As iron continues to build up in the body, complications happen more often

About 70%

of deaths in transfusion-dependent thalassemia patients are due to heart complications and disease.

Despite improvements in care, cardiac iron overload is the leading cause of death among people with transfusion-dependent thalassemia

% of people with transfusion dependent thalassemia chart % of people with transfusion dependent thalassemia chart % of people with transfusion dependent thalassemia chart

Don’t forget your other organs!

Careful monitoring of liver and kidney function is important to prevent further damage to the organs. Talk to your doctor and ensure you are on an appropriate iron chelator at the right dosing level that doesn’t impact your kidneys or liver.

The only way to know if your iron chelator is working is to have your iron levels checked regularly

Iron chelation needs to be adjusted regularly or even switched depending on your iron level, weight, and tolerance to side effects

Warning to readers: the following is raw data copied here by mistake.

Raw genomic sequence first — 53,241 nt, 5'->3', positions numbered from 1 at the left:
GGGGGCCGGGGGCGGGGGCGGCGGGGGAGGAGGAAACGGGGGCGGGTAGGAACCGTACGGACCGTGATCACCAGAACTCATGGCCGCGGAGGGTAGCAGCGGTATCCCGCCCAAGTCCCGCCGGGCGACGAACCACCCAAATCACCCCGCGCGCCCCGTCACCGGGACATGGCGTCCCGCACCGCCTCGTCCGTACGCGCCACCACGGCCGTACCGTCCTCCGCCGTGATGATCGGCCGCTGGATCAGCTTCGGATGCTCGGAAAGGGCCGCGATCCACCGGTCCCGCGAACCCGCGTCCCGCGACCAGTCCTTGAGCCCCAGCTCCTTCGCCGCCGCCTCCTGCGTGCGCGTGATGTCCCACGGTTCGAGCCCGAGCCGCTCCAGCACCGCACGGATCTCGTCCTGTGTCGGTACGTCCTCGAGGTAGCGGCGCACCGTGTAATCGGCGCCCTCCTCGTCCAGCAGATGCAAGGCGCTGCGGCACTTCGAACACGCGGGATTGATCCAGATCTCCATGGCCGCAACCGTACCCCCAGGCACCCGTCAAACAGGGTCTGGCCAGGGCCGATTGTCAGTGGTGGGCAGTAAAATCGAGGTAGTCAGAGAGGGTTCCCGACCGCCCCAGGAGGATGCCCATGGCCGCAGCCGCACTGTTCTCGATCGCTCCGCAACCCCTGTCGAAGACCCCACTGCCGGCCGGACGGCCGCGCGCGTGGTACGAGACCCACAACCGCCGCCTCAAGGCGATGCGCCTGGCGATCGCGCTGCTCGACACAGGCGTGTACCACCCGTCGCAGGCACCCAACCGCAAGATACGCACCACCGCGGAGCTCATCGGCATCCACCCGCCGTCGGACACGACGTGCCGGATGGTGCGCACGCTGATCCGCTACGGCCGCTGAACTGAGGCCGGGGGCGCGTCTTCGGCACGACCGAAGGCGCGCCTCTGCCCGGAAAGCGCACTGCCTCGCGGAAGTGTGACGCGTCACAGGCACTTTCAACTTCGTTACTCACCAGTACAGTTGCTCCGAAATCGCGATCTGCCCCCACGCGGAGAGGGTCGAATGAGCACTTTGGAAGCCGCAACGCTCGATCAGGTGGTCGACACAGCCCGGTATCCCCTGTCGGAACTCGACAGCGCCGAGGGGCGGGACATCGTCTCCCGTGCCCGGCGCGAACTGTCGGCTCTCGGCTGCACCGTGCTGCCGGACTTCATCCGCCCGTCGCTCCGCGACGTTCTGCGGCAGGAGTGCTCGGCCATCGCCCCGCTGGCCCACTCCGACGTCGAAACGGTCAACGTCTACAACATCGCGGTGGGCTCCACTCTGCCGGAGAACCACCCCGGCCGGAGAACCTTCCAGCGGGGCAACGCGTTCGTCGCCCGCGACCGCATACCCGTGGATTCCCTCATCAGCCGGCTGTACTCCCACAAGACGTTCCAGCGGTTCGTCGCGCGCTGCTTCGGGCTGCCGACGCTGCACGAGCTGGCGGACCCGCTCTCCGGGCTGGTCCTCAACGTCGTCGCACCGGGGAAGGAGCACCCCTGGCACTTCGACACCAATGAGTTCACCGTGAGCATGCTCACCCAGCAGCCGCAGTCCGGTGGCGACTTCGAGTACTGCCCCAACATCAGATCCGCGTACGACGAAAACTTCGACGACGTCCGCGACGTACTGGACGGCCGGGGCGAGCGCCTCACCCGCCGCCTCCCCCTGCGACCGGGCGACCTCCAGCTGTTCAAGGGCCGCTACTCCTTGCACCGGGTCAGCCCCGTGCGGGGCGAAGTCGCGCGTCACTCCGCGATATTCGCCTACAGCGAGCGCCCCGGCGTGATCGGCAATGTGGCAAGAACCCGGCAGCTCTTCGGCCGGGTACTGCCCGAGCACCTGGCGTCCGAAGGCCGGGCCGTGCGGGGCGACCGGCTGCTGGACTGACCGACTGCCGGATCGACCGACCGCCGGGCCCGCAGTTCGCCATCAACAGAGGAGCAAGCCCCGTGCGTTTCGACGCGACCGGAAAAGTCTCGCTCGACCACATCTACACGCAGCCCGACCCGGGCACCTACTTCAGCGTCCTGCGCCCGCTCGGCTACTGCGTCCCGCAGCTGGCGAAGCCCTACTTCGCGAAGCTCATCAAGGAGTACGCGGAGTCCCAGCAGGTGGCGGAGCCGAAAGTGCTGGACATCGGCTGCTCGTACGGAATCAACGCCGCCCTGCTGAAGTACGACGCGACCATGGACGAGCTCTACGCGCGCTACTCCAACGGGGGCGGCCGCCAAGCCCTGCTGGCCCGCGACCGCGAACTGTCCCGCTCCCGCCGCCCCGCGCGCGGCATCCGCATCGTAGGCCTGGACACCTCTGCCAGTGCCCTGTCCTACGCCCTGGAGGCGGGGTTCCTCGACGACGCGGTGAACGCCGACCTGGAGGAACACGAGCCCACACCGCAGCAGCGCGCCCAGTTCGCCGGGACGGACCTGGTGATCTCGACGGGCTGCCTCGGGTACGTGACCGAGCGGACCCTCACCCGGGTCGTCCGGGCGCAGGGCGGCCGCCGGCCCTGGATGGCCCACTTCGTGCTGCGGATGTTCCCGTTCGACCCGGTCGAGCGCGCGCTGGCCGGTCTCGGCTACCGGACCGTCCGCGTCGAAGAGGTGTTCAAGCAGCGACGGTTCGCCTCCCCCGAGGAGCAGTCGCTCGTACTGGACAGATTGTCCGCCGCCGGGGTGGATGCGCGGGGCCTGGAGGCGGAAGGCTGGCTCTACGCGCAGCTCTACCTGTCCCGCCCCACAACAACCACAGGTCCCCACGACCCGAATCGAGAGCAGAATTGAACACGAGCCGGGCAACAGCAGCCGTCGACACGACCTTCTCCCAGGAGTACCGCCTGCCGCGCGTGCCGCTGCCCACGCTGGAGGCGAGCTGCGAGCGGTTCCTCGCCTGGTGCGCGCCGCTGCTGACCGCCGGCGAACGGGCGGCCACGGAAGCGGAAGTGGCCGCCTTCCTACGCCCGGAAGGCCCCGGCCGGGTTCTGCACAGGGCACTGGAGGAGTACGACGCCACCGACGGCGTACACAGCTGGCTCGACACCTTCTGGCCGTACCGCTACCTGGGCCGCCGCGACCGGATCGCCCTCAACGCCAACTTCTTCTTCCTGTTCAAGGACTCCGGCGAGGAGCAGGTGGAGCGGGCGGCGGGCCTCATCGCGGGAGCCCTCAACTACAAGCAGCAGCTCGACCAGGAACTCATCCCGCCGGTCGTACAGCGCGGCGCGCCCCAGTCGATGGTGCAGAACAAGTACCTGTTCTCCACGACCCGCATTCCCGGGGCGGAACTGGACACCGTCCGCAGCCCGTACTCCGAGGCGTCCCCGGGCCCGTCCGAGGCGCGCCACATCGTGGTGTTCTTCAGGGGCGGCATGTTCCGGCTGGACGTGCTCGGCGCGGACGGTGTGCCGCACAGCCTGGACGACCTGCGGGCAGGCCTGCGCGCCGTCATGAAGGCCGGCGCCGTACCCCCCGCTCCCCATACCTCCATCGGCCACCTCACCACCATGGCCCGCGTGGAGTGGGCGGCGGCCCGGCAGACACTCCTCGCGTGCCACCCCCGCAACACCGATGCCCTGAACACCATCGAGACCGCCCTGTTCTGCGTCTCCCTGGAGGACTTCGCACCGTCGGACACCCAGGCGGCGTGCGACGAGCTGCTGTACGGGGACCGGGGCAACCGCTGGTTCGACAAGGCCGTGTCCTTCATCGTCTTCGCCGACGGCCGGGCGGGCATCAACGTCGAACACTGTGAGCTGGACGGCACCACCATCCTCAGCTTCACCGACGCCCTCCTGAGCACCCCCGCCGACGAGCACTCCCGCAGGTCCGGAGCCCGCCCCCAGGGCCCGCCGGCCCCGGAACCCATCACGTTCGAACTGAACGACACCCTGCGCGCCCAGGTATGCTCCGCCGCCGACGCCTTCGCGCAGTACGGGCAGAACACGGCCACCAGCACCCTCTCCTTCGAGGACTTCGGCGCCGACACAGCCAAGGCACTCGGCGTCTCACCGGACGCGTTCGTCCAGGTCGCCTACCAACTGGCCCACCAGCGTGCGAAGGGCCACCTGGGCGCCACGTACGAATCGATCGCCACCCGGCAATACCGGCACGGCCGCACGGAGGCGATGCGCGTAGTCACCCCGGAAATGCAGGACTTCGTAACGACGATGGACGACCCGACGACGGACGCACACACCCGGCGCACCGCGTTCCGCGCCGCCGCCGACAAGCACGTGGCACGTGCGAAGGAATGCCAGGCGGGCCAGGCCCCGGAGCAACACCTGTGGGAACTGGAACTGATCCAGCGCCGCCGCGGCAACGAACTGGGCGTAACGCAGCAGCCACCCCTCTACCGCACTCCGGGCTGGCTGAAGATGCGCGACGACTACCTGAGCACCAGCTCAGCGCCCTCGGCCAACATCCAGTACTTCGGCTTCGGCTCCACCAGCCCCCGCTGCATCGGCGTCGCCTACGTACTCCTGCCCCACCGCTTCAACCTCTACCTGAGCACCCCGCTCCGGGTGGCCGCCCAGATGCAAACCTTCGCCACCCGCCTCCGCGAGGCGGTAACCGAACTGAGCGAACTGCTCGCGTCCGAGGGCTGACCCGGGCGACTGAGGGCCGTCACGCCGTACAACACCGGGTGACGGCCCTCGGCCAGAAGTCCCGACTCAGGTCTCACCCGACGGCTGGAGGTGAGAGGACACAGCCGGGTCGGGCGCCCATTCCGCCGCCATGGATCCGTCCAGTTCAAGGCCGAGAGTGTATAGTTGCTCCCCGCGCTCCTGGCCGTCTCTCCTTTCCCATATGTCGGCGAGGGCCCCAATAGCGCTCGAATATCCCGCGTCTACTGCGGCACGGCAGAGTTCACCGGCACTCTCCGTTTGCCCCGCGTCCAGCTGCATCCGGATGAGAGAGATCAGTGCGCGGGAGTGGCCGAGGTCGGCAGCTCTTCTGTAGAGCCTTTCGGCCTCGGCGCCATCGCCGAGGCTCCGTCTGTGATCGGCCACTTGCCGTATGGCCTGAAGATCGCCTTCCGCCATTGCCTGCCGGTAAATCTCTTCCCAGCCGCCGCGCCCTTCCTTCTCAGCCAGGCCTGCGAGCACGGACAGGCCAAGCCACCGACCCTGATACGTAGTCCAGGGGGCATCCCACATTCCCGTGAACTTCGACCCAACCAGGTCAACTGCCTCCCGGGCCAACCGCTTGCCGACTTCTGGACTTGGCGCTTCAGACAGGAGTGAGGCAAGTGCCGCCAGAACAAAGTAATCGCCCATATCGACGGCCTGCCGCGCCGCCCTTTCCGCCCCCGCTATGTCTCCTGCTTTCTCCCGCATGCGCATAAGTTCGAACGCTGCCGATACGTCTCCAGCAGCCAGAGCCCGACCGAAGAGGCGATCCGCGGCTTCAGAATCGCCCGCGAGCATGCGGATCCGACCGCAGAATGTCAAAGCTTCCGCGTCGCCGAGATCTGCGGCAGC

Lowering serum ferritin and liver iron concentration are not enough.
Reducing cardiac iron is the priority in thalassemia.
ParameterTargetRecommended monitoring

Serum ferritin = test to assess iron level in the blood

<1,000 ng/mLMonthly

T2* = a type of MRI sequence that uses relaxation time of two protons to measure visible differences on images. In this case T2* represents the amount of iron build-up. T2* scans can be conducted on the heart and liver and the same time.

>20 milliseconds (ms)Yearly (or every 6 months if your T2* is <10 ms)

Liver iron concentration = amount of iron in the liver

2-5 mg/g dry weightYearly

† MRI = magnetic resonance imaging

With the right iron chelation for you, treatment helps to maintain iron levels within recommended ranges.

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